Submitted by dylan on Thu, 2011-12-22 19:33.
Version 1.0 of AQP is nearly ready-- after nearly 3 years of development, 2 years on R-Forge, and 1+ year on CRAN. Just pushed version 0.9-9 to R-Forge, and it should be on CRAN within a couple days. Recent changes are listed below, clipped from the NEWS file.
Submitted by dylan on Sat, 2011-11-12 21:01.
A friend of mine recently published a very interesting article on the pedologic interpretation of asymetric peak functions fit to soil profile data (Myers et al., 2011). I won't bother summarizing or paraphrasing the article here, as the original article is very accessible, rather I thought I would share some new functionality in AQP that was inspired by the article. While reading the article I thought that it would be interesting to use one of these peak functions, the logistic power peak (LPP) function, to simulate soil property depth-functions. Simulated values could be used to evaluate new algorithms with a set of tightly controlled properties that vary with depth. One of the nice aspects of these peak functions is that they can create a wide range of shapes that mimic common anisotropic depth-functions associated with pedogenic processes such as illuviation, ferrolysis, or seasonal fluctuation of groundwater levels. An example R session demonstrating the use of LPP-simulated soil property depth-functions is presented below.
Submitted by dylan on Fri, 2011-11-11 00:30.
Today I needed to cut out a rectangle of geologic data from a state-wide map in an AEA coordinate system, using a bounding box from a UTM zone 10 region, with the output saved in UTM zone 10 coordinates. PostGIS makes this type of operation very simple via spatial SQL. Note the special syntax that PostgreSQL uses for referencing variables.
-- set our query geometry as a variable for use later
\SET query_geom ST_Transform(SetSRID(ST_MakeBox2d(ST_Point(675461, 4168366), ST_Point(749990, 4260786)), 26910), 9001)
-- save the result of our query to a temp table for export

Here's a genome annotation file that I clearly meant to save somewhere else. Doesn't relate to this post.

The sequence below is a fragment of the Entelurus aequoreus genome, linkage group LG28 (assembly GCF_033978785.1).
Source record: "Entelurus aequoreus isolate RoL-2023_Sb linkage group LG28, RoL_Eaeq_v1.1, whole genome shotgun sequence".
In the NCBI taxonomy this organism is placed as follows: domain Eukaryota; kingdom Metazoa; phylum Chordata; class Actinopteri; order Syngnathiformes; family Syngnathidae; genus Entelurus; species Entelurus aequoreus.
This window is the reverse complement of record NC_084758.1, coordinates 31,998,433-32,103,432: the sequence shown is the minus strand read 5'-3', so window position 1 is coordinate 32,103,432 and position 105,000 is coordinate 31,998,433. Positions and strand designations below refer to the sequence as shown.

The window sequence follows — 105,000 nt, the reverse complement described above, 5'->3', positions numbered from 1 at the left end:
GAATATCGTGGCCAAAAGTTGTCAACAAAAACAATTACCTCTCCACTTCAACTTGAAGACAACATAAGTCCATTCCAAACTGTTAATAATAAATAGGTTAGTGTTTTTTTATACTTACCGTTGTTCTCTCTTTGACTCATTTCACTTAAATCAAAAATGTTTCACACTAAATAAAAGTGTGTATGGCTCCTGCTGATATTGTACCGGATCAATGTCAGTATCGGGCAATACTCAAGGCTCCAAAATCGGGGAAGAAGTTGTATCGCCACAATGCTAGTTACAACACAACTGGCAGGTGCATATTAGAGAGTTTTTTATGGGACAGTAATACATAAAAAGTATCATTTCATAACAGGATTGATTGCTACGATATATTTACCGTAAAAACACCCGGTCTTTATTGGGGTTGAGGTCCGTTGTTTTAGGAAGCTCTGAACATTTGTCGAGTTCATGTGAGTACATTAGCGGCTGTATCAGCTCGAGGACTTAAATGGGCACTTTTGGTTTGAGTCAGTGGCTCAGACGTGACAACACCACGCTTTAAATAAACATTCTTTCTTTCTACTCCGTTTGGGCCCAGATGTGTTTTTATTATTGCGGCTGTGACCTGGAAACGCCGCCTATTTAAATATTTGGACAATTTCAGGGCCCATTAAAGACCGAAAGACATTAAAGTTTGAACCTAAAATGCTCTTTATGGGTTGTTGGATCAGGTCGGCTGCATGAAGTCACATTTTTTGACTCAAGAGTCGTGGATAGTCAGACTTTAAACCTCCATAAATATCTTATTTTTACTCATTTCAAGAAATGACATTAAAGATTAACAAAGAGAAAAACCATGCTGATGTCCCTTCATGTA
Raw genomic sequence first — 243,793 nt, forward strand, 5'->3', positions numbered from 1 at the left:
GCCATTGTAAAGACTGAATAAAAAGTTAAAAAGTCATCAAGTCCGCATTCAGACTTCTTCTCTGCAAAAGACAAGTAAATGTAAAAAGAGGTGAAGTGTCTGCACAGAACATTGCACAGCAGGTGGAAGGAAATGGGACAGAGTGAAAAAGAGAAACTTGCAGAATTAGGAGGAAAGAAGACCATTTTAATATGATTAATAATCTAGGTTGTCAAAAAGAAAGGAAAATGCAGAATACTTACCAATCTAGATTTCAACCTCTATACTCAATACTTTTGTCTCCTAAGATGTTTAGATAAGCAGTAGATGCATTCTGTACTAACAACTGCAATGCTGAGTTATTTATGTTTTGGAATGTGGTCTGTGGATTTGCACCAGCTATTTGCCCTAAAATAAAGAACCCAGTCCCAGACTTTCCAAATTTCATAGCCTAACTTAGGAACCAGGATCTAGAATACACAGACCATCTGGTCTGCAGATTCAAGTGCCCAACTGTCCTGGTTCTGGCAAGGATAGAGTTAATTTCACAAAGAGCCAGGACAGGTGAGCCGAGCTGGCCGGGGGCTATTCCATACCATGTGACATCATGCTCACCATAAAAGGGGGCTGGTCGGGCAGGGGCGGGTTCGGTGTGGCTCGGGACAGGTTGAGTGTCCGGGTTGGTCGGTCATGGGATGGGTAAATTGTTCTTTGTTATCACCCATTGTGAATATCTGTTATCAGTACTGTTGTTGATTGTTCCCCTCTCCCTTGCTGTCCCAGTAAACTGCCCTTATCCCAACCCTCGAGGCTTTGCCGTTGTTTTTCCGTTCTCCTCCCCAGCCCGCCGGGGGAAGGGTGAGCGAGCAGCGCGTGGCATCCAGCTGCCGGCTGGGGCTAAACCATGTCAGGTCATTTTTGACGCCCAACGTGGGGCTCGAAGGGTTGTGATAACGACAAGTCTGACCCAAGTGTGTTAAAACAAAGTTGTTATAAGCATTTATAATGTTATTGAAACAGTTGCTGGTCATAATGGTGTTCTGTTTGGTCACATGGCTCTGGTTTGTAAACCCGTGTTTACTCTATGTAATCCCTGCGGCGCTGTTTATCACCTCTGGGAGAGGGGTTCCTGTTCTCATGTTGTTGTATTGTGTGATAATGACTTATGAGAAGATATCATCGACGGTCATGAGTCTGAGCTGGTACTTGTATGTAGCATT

CREATE TEMP TABLE tt AS
SELECT ST_Transform(ST_Intersection(wkb_geometry, :query_geom), 26910) AS wkb_geometry, ptype, ptype_full, gen_type, note
JOIN cageo_legend USING (ptype)
WHERE ST_Intersects(wkb_geometry, :query_geom);
Submitted by dylan on Thu, 2011-10-20 21:52.
Submitted by dylan on Tue, 2011-10-04 17:48.
R provides several frameworks for composing figures. Base graphics is the simplest, grid is more advanced, and the lattice/ggplot packages provide convenient abstractions of the grid graphics system. Multi-element figures can be readily created in base graphics using either par() or layout(), with analogous functions available in grid. Mixing the two systems is a little more complicated, somewhat fragile, but entirely possible.
I recently needed to combine base+grid graphics on a single page; two sets of base graphics on the left, and the output from xyplot() (grid) on the right. Following some tips from Paul Murrell posted on r-help, the solution was fairly simple. A truncated example of the processes is listed below, corresponding to the attached figure. While the result was "good enough" for a quick summary, there are clearly some improvements that would make figure more useful.
Submitted by dylan on Fri, 2011-09-16 16:43.
Users of our Google Earth interface to USDA-NCSS soils information will now see links to soil-landscape block diagrams listed within map unit descriptions.
Submitted by dylan on Fri, 2011-09-16 16:12.